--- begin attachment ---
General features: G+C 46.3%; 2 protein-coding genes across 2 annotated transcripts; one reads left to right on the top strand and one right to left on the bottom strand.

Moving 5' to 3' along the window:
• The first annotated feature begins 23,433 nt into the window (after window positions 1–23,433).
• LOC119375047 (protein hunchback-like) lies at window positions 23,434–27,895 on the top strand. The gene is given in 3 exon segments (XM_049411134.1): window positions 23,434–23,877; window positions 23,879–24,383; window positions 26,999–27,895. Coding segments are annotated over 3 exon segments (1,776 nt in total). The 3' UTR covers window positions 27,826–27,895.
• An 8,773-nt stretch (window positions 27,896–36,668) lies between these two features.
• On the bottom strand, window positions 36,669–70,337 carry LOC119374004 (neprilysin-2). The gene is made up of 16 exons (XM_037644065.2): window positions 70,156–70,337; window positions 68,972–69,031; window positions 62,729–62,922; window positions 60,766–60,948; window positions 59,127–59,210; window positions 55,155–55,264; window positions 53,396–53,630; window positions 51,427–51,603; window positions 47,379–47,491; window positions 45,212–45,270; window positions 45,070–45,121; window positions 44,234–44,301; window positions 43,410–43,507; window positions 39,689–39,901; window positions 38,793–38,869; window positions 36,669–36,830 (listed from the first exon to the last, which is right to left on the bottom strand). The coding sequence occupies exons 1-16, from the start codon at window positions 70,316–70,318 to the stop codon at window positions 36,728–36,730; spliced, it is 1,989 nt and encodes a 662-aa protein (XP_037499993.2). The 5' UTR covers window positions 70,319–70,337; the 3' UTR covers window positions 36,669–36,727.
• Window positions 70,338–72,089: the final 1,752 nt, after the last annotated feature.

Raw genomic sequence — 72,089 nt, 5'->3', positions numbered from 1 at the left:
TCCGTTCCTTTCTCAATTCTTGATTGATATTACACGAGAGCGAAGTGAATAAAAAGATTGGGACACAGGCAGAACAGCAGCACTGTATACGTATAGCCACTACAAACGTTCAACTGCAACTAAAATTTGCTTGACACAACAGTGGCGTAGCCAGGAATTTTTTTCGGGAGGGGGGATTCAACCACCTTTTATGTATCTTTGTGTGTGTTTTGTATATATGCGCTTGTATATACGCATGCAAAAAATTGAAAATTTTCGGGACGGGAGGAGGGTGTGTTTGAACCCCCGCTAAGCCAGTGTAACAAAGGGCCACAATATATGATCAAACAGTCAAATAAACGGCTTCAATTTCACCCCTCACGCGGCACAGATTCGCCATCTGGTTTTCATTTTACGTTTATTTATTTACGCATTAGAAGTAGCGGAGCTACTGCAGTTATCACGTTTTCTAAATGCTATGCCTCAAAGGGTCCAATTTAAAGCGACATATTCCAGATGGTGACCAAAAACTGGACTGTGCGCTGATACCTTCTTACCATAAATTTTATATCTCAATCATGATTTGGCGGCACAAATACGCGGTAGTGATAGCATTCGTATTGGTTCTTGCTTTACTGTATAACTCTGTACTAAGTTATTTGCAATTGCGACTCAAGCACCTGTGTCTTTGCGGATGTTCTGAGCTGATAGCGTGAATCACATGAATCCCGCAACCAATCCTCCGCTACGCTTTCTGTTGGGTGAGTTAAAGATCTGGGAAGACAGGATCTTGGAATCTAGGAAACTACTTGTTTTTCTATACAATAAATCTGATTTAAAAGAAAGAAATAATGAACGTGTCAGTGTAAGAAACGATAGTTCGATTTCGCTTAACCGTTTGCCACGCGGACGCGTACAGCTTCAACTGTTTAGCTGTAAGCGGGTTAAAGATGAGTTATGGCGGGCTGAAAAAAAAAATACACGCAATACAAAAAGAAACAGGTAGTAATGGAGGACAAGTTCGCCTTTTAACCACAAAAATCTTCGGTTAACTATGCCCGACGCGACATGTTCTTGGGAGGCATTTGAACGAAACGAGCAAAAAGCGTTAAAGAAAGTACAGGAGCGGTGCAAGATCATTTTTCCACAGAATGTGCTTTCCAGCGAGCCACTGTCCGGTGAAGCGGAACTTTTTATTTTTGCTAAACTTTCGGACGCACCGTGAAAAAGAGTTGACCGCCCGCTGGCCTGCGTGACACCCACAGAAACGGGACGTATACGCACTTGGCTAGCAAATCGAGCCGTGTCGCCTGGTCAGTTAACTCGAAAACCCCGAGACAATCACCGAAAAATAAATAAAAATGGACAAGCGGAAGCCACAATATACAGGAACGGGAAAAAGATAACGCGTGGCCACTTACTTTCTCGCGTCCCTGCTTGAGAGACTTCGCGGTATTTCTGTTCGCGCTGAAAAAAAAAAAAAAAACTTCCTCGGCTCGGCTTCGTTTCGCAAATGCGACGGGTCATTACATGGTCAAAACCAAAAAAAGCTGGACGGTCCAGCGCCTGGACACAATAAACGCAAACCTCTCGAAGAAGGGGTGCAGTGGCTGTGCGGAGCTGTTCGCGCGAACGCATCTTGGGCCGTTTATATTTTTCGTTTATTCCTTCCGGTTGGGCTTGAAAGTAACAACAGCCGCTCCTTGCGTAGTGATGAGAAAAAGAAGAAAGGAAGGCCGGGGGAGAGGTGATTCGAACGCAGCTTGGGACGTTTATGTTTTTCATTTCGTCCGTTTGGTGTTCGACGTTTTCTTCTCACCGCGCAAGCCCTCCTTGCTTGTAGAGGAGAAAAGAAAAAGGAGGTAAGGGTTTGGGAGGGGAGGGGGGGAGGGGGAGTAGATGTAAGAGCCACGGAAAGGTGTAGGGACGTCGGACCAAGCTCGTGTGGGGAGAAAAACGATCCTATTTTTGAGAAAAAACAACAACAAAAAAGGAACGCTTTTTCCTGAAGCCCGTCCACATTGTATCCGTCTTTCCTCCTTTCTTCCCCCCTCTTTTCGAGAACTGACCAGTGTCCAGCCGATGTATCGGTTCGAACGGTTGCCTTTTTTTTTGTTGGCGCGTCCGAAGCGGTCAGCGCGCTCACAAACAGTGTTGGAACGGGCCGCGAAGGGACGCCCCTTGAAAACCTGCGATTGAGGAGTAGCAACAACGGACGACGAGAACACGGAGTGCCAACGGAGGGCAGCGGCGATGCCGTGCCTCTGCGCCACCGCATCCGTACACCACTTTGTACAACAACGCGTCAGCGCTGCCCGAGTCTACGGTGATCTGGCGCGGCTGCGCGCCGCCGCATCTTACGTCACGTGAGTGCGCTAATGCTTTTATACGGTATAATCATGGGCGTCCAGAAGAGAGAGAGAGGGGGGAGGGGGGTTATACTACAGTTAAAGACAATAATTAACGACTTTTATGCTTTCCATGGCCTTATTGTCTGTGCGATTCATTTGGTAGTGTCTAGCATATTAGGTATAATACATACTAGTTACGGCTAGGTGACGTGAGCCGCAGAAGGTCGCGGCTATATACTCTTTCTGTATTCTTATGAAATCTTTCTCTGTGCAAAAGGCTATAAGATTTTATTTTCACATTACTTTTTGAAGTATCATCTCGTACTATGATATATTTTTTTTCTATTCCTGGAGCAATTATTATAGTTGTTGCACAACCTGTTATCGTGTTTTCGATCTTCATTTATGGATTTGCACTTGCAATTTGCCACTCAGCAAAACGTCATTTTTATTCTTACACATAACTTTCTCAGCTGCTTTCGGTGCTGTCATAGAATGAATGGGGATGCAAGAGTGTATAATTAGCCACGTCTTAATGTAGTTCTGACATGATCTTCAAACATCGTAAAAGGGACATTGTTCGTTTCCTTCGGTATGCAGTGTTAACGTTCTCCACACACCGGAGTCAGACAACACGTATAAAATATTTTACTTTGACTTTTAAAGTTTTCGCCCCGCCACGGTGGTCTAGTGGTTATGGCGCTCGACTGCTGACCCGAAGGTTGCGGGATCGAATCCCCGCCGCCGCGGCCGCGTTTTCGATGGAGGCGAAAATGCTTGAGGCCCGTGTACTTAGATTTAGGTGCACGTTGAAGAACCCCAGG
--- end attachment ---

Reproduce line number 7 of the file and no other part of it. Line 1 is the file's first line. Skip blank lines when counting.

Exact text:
• Window positions 70,338–72,089: the final 1,752 nt, after the last annotated feature.